“In a time dark as our own, where luxury consists of guns and airplanes, our sense of luxury must be defended at all costs. I can’t hide the fact that it is against the natural world trend, but I believe that in it there’s something essential. Anything that is against the reality of the simple covering or feeding is luxury; the culture we defend is luxury.”
It was 1946. The Second World War was just over and everyone desired some fresh air to breathe. When Christian Dior, or better his “Siamese twin” as he used to call himself as a couturier, opened his maison at the number 30 of Avenue Montaigne in Paris, a new wind started blowing, cooling and enveloping at the same time. The choice of the location was driven by chance: he was very superstitious, and he found a tarot card in front of that door, which a fortune-teller read as a presage of future success. She also predicted that, when the very first clients would have come, the works for preparing the atelier wouldn’t have been completed. In fact, at the arrival of the first customers, he was still laying the carpet! Superstition would accompany the entire career of the French couturier: he always had tarot cards read before a runway and he considered the Lily of the Valley, the main essence of the future perfume Diorissimo and name of one of his creations, as a talisman. Moreover, he used to offer Lilies to his guests before a catwalk and to sew withes of it on the hem of his dresses. There was always a reference to that flower in his collections and there was always a red gown because he considered red his lucky colour.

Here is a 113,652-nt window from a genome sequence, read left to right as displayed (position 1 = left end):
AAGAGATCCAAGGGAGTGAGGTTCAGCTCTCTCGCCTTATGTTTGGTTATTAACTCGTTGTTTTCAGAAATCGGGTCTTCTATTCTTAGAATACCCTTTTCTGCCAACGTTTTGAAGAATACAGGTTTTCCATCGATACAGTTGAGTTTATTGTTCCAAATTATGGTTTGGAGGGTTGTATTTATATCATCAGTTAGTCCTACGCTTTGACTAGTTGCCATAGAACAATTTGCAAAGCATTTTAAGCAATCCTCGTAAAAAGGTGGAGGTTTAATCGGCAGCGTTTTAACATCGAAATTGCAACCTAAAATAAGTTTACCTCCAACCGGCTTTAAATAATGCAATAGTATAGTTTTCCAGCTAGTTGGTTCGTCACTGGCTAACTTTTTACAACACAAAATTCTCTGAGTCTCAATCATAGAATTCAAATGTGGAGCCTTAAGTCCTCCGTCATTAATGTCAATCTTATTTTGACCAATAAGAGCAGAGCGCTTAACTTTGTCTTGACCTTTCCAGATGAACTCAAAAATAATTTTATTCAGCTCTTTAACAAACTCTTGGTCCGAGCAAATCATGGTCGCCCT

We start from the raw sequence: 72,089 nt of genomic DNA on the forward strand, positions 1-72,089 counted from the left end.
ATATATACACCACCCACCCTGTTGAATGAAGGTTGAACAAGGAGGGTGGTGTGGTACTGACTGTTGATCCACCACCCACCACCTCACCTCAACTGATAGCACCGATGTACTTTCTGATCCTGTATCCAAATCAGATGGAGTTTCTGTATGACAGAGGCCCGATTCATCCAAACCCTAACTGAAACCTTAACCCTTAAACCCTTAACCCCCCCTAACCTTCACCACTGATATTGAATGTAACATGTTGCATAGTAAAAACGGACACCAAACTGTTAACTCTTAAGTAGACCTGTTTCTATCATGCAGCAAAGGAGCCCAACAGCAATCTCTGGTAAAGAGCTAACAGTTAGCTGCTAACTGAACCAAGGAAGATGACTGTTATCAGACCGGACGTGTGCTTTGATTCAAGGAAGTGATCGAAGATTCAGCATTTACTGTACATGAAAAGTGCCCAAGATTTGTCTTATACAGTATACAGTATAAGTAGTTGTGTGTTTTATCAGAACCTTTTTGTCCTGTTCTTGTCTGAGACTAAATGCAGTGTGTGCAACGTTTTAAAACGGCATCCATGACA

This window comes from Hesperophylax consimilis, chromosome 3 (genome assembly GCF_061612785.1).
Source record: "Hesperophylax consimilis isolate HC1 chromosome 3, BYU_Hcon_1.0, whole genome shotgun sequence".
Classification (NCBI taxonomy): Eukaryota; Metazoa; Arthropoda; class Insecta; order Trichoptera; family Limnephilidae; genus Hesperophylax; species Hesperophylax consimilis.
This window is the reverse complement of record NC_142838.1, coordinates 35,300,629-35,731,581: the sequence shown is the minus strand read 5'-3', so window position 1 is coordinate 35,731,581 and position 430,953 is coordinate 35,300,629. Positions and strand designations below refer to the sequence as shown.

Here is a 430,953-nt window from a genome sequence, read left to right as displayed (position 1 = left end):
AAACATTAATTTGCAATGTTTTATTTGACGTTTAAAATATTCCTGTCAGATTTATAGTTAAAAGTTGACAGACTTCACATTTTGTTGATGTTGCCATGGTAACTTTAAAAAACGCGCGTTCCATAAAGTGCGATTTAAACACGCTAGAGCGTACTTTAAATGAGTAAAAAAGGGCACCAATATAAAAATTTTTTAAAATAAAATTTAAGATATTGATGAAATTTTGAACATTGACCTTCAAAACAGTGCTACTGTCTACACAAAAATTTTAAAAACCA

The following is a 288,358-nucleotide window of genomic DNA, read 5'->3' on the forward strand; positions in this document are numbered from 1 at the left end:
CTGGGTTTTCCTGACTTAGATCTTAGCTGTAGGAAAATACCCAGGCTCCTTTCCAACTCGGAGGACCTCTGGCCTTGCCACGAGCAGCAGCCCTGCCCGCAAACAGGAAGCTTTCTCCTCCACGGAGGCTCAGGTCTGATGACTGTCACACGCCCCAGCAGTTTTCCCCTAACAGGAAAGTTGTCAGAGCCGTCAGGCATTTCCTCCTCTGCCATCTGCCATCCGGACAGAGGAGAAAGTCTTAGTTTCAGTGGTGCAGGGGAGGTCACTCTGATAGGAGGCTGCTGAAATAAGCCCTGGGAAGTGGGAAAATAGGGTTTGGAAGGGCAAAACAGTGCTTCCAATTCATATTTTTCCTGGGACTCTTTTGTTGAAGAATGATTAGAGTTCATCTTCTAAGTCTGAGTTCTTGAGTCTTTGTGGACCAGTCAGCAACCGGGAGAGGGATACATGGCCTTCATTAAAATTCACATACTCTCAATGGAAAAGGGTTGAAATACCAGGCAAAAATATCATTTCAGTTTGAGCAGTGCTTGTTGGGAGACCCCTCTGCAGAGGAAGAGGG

Maybe all this may seem odd but perhaps he might be right considering that, in one year, the so called New Look blossomed in all its majesty, declaring the beginning of a succession of successes. In fact, at 10.30 am on February 12th, his first Haute Couture collection, Corolle, walked the runway, leaving a contrail scented Miss Dior. The name of the collection inspired by the fact that his aim was to make women resemble flowers, while the fragrance, even if so delicate and inspiring joie de vivre, was dedicated to his sister, Catherine, who was enlisted in the French resistance and survived the Ravensbrück concentration camp.
The New Look owes its name to the Editor-in-Chief of Harper’s Bazaar, Carmel Snow, whose comment after the catwalk was: “It’s quite a revolution, dear Christian! Your dresses have such a new look!” But actually, this collection wasn’t a real fashion innovation, as monsieur Dior hated too sudden changes. It consisted in a merge between modernity and the nostalgic Belle Époque style, Victorian, inspired to his mother outfits and to the architecture of his childhood house in Granville, that is, the sturdy structures loved by Normans. It was new only if compared to the latest past. It brought back to rules and bon ton, to classic and feminine lines, drawing rounded shoulders, lengths and volumes in the bottom, wearing silhouettes made of tiny waists and sensual bustiers, which let breast and hips to stand out. It just happened that his personal taste coincided with the one of the time.